Mount Etna, a 10,922-foot stratovolcano in Sicily, is an irascible peak. Its long history of violent eruptions, coupled with its proximity to population centers, accounts for its designation as one of 16 worldwide "Decade Volcanoes," closely monitored by the International Association of Volcanology and Chemistry of the Earth's Interior. One of the great peaks of Europe, it also stands as a beacon for hikers.
Avoid the extremes of Etna's mountain climate. Summers upon its lava-scarred highland are unforgiving, and winters bring fierce snows. Plan your hike for spring or fall. Autumn brings the added thrill of Etna's deciduous woods cycling through their fall color display.
Flora and Fauna
Keep your eyes peeled for everything from skinks to golden eagles on Mount Etna's broad slopes as you wander woodlands of oak, pine, beech and birch.
Several walking routes traverse the volcano or offer grand views of its summit. Take a three-day circumambulation of Etna from Rifugio Brunek to Rifugio Sapienza, or traverse the volcano on the eight-hour route from Piano Provenzano to Rifugio Sapienza.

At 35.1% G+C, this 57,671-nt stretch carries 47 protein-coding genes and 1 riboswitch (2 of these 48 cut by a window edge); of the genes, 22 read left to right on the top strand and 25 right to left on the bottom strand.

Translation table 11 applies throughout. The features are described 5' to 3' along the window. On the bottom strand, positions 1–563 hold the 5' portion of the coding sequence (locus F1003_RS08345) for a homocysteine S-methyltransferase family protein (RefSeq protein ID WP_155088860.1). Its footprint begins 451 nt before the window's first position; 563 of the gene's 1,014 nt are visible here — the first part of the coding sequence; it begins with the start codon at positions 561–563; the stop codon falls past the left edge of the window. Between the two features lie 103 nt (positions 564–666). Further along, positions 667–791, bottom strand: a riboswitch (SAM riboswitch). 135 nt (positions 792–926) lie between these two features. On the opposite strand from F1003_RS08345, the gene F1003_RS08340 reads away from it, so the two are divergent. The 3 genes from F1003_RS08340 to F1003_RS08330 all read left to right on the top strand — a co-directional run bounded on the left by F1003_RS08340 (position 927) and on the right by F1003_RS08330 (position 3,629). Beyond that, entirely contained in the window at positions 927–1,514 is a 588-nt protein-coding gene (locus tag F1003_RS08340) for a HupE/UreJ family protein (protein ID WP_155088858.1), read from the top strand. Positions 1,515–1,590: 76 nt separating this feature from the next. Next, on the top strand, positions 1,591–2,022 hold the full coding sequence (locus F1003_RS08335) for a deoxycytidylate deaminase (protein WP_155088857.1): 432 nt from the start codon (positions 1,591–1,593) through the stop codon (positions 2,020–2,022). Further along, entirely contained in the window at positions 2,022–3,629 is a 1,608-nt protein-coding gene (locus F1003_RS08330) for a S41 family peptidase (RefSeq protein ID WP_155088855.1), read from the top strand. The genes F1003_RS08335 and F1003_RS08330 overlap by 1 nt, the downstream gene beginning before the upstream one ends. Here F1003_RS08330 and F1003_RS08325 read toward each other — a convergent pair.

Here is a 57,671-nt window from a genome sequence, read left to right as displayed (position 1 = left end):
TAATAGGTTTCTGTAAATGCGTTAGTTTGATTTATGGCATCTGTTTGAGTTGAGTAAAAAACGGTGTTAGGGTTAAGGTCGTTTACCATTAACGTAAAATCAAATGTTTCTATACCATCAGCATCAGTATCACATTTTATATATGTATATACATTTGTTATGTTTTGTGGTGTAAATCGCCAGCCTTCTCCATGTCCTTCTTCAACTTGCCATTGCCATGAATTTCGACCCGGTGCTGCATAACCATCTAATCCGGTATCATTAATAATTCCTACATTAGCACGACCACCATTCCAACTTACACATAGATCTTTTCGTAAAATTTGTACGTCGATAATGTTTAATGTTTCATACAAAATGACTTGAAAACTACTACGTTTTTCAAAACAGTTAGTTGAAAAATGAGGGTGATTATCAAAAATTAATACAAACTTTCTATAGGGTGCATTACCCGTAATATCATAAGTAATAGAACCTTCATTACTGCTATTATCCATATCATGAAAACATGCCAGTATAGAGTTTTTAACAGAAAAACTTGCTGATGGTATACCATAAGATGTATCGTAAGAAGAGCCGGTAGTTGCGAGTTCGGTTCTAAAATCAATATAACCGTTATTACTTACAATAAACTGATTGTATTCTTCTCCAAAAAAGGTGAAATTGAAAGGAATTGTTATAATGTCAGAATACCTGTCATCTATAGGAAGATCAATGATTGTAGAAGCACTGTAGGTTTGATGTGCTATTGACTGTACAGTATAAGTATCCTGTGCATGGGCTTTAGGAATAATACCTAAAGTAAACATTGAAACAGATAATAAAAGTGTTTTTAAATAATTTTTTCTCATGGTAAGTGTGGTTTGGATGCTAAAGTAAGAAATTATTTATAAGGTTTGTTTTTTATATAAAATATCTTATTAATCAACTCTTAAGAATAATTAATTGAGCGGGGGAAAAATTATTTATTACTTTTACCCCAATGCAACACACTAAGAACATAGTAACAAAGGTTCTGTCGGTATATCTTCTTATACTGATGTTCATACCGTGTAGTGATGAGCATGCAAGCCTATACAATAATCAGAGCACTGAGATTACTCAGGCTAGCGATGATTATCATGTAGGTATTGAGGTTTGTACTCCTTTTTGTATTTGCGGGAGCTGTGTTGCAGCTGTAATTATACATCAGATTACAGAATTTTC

Explore Mount Etna on your own or seek a guided tour; there are plenty in Sicily.
Be sure to check local conditions on the mountain before setting out. It's a volcano, after all, and an active one at that.
Article Written By Ethan Schowalter-Hay
Ethan Schowalter-Hay is a writer and naturalist living in Oregon. He has written for the "Observer," the Bureau of Land Management and various online publishers. He holds a Bachelor of Science in wildlife ecology and a graduate certificate in geographic information systems from the University of Wisconsin.